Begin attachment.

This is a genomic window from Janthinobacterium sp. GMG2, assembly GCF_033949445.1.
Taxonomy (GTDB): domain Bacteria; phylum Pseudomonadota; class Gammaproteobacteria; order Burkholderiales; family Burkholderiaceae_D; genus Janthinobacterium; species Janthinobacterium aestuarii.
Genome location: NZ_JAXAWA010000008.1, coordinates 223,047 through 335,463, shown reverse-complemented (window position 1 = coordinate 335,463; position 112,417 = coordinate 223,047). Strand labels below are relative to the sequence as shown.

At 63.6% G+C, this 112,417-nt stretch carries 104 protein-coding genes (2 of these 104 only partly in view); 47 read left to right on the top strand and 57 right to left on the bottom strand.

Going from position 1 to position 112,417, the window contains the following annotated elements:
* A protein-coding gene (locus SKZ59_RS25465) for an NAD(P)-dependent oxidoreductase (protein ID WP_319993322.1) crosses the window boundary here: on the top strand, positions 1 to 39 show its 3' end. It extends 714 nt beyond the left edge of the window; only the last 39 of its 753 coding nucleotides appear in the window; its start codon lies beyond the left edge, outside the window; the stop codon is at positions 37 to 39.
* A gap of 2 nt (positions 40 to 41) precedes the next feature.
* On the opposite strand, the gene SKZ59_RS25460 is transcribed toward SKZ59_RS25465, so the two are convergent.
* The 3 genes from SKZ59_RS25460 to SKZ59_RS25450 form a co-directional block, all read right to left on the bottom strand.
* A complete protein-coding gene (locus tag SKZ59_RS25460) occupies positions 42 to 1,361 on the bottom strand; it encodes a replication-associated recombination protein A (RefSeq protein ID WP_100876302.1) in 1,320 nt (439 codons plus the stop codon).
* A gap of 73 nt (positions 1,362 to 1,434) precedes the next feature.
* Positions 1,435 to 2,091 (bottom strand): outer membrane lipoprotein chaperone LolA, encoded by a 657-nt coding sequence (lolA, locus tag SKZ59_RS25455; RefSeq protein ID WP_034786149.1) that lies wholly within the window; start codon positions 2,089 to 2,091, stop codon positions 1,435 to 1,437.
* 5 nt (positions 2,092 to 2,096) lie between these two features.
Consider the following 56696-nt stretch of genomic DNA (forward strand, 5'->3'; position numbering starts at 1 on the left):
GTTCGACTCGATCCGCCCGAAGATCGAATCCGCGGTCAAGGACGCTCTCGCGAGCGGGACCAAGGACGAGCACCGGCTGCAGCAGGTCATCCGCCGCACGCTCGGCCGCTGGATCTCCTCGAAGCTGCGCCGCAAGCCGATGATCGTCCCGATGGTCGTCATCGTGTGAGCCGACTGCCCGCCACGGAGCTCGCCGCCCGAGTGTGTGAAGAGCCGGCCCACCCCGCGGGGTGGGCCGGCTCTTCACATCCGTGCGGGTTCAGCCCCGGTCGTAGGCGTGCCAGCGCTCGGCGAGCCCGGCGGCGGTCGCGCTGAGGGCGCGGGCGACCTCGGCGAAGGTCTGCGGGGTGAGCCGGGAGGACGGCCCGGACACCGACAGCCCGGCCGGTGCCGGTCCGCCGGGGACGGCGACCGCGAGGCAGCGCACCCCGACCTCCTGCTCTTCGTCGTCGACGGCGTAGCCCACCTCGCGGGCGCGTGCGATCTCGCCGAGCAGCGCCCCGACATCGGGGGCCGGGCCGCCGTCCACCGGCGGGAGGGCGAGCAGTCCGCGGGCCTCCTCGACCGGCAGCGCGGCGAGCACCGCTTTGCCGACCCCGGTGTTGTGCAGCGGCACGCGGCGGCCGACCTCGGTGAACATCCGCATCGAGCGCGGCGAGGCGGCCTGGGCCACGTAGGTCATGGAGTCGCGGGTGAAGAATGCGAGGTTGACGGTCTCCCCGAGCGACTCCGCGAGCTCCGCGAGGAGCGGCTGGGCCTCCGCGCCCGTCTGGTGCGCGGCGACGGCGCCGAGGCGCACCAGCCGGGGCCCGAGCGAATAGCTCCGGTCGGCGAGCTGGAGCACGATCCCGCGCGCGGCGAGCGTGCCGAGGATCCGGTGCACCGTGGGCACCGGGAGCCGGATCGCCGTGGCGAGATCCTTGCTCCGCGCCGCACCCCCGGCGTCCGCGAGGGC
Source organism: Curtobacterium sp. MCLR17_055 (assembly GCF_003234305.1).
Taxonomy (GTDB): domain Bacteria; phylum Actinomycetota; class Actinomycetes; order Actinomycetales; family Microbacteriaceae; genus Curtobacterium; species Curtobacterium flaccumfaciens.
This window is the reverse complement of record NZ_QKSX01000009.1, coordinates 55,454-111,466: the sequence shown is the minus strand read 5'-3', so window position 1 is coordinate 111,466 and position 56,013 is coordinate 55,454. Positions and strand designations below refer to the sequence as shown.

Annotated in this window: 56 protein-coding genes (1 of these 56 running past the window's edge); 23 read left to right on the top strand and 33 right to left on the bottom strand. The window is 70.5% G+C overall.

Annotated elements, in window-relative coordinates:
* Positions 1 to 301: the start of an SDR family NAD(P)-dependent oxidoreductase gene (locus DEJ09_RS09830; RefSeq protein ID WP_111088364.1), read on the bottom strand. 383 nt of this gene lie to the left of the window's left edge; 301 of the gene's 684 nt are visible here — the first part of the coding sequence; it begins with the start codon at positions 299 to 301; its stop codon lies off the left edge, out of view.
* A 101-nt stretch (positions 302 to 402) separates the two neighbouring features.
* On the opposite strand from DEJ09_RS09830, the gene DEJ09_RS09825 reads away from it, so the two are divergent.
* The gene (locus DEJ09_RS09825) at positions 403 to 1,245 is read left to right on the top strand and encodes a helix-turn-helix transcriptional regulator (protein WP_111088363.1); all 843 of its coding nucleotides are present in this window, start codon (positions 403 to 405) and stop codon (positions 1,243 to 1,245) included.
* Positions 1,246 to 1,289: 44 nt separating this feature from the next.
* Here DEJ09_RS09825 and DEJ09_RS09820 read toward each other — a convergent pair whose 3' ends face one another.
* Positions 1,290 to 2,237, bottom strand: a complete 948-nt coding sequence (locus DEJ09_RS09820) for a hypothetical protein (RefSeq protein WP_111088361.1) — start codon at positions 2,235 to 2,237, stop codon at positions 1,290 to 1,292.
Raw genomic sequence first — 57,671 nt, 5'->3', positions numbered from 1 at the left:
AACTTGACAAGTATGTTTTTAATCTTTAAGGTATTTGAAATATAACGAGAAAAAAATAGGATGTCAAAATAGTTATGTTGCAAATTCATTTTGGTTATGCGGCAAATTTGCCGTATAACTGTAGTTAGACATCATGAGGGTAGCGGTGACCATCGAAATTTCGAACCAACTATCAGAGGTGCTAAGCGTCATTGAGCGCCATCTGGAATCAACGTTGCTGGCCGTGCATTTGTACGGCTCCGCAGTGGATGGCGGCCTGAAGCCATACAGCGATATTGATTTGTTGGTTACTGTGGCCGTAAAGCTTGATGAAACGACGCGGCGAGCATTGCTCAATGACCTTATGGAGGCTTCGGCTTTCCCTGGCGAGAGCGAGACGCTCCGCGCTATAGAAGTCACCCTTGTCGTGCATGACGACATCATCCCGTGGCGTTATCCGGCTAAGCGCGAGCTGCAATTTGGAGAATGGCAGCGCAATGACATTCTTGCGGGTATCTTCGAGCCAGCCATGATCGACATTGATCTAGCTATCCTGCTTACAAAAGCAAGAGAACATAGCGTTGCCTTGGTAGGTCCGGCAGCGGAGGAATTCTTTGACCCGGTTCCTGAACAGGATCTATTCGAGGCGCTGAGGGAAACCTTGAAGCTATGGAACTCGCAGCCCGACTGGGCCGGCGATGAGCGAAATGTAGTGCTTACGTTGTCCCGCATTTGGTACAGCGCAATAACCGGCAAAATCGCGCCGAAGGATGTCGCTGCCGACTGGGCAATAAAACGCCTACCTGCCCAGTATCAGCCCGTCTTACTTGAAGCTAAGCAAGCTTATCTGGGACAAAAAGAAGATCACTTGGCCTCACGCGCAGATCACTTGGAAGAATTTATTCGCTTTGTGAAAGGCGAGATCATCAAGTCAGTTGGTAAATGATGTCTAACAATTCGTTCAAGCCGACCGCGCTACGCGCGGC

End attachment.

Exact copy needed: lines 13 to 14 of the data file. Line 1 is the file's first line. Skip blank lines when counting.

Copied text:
* 5 nt (positions 2,092 to 2,096) lie between these two features.
Consider the following 56696-nt stretch of genomic DNA (forward strand, 5'->3'; position numbering starts at 1 on the left):